RTHK's English-language current affairs programme that takes "The Pulse" of Hong Kong ... and the world around it.
Even in mainland China, public anger has risen, and serious questions are being asked, on the effectiveness of political leadership and the lack of transparency in tackling the Covid-19 breakout. The fallout began last week when President Xi Jinping removed two provincial officials in Hubei and Wuhan and otherwise reprimanded or removed a few hundred more minor ones. This week, the state news agency reported that the government is also discussing postponing the annual parliamentary meetings in early March. The Party, well aware that continued economic growth provides much of its legitimacy for ruling, has tightened internet control and increasingly controlled media narratives on the spread of the disease. There’ve been increased clampdowns on virtual private networks, in recent weeks. The foreign press has been told to stay out of Hubei, and on Wednesday, three Wall Street Journal reporters were expelled over a headline that read: “China is the real sick man of Asia”. With us to talk about the effectiveness or otherwise of these strategies are Derek Yuen, lecturer at the Department of Politics and Public Administration of the University of Hong Kong and Chris Yeung, political commentator and chief writer at CitizenNews.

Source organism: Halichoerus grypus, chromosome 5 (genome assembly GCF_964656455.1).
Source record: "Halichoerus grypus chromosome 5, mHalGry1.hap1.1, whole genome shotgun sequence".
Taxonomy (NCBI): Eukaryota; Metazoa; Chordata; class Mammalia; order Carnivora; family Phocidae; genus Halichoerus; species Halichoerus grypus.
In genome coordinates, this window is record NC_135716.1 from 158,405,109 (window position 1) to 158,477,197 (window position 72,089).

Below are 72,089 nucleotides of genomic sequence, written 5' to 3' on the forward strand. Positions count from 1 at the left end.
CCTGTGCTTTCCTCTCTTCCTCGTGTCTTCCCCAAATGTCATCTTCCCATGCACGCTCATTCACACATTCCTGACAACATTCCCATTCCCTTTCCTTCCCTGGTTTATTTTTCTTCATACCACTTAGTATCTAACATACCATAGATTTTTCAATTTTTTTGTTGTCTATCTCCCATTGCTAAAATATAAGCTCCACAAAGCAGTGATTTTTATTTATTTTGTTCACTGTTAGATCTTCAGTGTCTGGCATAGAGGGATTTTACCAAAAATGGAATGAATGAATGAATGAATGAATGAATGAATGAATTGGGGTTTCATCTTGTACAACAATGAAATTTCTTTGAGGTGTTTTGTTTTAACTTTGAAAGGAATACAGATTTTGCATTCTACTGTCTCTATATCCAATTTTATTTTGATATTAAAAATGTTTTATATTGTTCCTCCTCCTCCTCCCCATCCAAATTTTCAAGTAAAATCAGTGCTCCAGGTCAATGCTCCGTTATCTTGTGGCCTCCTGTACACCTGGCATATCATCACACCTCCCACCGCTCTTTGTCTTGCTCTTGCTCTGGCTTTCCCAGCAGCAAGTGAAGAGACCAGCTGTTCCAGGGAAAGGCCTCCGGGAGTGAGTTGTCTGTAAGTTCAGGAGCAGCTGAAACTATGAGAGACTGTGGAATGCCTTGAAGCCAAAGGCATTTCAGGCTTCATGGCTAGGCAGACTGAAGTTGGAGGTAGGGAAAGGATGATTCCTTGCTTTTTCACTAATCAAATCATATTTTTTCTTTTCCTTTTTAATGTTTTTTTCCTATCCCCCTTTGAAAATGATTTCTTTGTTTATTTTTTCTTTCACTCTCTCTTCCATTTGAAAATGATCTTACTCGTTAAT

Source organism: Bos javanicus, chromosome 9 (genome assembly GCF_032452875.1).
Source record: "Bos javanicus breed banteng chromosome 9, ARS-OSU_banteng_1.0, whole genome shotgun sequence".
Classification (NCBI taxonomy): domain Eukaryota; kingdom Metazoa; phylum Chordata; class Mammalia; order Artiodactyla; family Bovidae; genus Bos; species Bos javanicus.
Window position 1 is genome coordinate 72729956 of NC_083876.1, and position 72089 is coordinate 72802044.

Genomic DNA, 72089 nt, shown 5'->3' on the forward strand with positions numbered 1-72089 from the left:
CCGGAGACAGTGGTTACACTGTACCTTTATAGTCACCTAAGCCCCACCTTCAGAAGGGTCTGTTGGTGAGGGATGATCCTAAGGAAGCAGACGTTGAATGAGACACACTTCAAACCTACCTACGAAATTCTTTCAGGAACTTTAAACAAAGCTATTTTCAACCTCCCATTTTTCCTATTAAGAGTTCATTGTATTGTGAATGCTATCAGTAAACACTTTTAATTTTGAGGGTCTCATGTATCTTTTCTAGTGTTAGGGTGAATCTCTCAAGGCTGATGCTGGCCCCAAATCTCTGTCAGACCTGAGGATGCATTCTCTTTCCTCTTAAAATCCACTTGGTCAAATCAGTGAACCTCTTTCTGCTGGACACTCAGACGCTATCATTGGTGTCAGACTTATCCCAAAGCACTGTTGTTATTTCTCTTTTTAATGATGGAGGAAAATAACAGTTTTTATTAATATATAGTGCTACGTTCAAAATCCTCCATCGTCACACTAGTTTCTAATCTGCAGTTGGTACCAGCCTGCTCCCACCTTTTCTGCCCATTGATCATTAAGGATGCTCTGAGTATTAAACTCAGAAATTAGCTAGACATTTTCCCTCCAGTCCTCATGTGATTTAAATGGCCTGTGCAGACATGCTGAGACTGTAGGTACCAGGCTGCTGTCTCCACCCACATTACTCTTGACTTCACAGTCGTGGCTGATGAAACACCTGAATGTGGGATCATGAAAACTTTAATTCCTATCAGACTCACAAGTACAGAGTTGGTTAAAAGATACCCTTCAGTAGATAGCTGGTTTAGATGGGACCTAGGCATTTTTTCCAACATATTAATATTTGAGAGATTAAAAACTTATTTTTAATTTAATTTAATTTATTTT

The Diamond Princess cruise ship has been quarantined in Yokohama since 4th February. The Covid-19 virus spread rapidly on the ship, with more than 600 out of 3,600 passengers now having tested positive for it. Two, a Japanese man and woman in their eighties, have died. Also on board are 364 Hongkongers, 55 of whom are infected. The government has finally arranged chartered flights to bring home some of those who have not tested positive. On Thursday morning, the first batch of 106 passengers returned and are now quarantined in an estate in Fo Tan. But Hong Kong’s quarantine measures have been the target of some criticism.
Since January 23rd, the city of Wuhan has been under lockdown. 11 million people have been subjected to un precedented quarantine restrictio0 70s1 for more than a month. On Monday morning, came news that the authorities were about to relax the lockdown. That decision was reversed within just a few hours. This news spread fast as more than 60% of the Chinese population are now online, internet communications services such as Weibo and WeChat have made it easier for users to share information about the coronavirus. At the beginning of the outbreak, the sheer volume of posts, photos and videos on social media overwhelmed censors. But as public discontent has grown, the state has clamped down and restricted communications. Nevertheless, The Pulse has managed to speak to people under lockdown in Wuhan, some from the mainland, and some from Hong Kong.